My experience: I use vagrant on a daily basis and it solves all dependency problems. I run multiple VM for different projects on my depelopment computer. Also, you configure once and everybody get the same configuration. Simple, easy to use and As a plus, you can use it with AWS

0

As I'd suggested in the comments, if you are looking for a simple way to have the same environment for everyone and easily revert to a predefined state, I'd suggest virtualization.

A full Howto would probably exceed the frame of an answer here, so here aresome hints and links:


KVM

I'd suggest using LVM, which offers snapshots, reverting and resizing

or if you prefer files: qcow2, since it also offers snapshots and (some) resizing

QEMU Images (qcow2)


XEN

An alternative would also be XEN.

There are some built-in tools available to use debootstrap, so you could create a new and updated VM every time you need it for your colleagues. You can also use LVM or file-backend (qcow2) here.

XEN also offers PVM/paravirtualized guests, which could improve performance significantly.


Specifically, I'd suggest preparing one master image/VM then cloning it, so each teammember has his/her VM.

With LVM you can then create a snapshot of the original state and easily revert to it with --merge (on demand or regularly with a cronjob).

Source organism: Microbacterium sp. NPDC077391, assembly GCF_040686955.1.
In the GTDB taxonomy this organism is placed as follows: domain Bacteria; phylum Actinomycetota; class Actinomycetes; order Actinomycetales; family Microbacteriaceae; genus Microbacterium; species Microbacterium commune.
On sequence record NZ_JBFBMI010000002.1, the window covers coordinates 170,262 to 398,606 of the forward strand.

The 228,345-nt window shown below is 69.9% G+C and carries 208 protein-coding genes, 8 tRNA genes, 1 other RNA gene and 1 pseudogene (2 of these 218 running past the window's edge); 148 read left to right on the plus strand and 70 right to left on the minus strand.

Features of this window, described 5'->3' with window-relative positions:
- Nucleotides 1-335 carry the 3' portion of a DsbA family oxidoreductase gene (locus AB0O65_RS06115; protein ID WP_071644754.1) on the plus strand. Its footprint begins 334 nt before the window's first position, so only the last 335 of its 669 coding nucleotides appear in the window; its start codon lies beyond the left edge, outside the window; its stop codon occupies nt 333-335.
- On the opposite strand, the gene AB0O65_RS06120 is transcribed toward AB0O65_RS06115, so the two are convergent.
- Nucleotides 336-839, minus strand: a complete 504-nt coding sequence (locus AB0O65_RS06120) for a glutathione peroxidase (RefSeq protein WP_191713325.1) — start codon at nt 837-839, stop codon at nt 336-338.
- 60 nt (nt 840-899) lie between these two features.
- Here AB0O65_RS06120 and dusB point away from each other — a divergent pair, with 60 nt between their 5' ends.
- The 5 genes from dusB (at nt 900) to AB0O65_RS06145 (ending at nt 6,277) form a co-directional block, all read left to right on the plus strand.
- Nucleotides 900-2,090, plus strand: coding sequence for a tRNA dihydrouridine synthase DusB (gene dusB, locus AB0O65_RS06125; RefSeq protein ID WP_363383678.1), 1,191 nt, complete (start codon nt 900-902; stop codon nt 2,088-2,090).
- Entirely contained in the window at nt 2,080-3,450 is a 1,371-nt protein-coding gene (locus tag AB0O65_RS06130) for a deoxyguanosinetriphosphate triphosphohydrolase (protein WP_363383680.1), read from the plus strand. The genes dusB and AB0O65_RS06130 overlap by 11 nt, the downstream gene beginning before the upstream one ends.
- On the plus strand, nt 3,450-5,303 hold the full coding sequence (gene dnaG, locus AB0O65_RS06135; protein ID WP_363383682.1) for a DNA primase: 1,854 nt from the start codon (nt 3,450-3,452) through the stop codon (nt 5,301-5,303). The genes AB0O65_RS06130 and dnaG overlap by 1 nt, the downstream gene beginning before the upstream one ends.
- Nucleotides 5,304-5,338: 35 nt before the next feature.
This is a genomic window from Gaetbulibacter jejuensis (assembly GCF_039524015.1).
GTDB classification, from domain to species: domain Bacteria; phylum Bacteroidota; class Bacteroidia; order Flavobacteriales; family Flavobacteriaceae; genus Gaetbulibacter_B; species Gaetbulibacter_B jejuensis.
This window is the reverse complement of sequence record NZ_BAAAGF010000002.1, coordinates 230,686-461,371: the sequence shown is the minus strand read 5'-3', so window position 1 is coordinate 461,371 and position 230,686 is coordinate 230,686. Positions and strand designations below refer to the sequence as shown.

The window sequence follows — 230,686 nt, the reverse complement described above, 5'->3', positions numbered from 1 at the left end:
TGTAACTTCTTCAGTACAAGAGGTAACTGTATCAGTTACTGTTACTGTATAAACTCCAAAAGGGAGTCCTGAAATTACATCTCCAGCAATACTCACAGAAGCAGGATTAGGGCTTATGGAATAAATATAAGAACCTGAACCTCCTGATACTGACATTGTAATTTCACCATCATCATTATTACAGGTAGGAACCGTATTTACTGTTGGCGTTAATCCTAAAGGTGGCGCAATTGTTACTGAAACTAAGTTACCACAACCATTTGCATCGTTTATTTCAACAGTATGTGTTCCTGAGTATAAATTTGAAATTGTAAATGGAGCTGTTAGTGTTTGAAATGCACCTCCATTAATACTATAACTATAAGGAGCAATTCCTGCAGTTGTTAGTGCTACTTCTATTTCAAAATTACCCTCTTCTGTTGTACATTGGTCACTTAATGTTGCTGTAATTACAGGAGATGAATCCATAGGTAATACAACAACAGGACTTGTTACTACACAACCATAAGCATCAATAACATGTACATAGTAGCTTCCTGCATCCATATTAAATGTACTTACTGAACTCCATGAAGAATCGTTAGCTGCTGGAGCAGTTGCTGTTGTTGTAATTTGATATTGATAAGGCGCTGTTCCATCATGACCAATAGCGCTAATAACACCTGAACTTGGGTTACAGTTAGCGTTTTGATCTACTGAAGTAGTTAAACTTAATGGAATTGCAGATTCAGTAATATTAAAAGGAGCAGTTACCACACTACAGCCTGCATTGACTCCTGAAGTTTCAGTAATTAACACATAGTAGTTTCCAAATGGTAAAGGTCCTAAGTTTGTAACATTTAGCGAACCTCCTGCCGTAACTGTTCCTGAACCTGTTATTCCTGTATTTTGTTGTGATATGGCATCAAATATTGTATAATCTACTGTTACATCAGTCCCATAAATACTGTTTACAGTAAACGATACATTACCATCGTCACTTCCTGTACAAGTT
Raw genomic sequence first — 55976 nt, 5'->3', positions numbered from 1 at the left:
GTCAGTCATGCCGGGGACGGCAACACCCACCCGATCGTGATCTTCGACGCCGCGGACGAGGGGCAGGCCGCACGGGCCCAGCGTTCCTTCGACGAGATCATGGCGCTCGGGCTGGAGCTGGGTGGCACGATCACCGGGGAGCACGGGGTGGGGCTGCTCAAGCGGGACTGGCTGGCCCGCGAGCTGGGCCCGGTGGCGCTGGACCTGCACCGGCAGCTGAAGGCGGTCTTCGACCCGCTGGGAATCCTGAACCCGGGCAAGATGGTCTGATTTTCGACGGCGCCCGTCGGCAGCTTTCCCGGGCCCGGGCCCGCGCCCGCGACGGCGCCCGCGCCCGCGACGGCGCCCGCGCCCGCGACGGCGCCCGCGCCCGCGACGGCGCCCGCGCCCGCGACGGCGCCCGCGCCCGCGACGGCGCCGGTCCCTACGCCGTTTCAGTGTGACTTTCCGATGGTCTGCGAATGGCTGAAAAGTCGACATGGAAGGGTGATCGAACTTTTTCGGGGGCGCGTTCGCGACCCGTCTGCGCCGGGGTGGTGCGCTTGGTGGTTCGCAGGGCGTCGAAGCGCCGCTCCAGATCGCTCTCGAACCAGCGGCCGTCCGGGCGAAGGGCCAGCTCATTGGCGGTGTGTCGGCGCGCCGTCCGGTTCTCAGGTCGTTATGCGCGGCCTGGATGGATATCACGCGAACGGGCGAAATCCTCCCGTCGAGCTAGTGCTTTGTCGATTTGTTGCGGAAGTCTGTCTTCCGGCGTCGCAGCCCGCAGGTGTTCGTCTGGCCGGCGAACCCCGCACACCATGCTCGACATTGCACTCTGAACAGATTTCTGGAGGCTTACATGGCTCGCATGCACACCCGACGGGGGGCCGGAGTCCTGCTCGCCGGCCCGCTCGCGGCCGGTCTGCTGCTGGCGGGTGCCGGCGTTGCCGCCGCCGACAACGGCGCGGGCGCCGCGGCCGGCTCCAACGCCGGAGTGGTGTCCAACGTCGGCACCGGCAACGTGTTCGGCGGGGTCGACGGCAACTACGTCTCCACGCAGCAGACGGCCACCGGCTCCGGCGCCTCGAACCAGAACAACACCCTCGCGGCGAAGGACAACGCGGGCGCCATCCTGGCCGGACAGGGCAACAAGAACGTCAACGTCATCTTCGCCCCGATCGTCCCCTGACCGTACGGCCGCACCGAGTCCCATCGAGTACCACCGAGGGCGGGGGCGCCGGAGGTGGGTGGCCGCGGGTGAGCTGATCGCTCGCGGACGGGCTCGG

Alternatively you could use file-backend (maybe impact I/O) and just copy over the individual VMs with your master image file.

The real data, that each developer needs, I'd mount with NFS and make it clear to the team that only mounted data would be saved.

  • thanks for taking the time to answer. My main concern is that VM's prevent me from using hardware. For my applications, I need to access various drivers to use cameras, motor controllers, etc... We have a sim mode that can run fine in VM, but ultimately it doesn't exercise real hardware. Unless KVM is a step above virtualbox in that? – mugetsu Sep 25 at 20:48
  • @mugetsu KVM is several steps above Virtualbox for that. You can "passthrough" whole PCIe devices, like GPUs to specific VMs, or NICs or USB devices... etc. You can also pin specific VMs to specific CPU sockets or cores - so that they won't interfere with each other. Passthrough Blogpost ... LiIbvirtManual passthrough ... CPU Pinning KVM – Robert Riedl Sep 26 at 6:48
  • @mugetsu, did you have time to check it out ? – Robert Riedl Oct 11 at 6:44
  • not yet, right now I'm deciding between this and SIngularity, have you ever heard of it? – mugetsu Oct 17 at 1:01
  • @mugetsu, no never heard of it. After a quick glance and judging by the flow-diagrtam, I can say it seems interesting. Seems also to have some (science?)community behind it - there are official Ubuntu packages in Bionic and the GitHub page see regularly and there are hundreds of forks. Seems worth a try. I don't know about pass-through of hardware though... – Robert Riedl Oct 17 at 7:53

Your Answer

By clicking “Post Your Answer”, you agree to our terms of service, privacy policy and cookie policy

Not the answer you're looking for? Browse other questions tagged or ask your own question.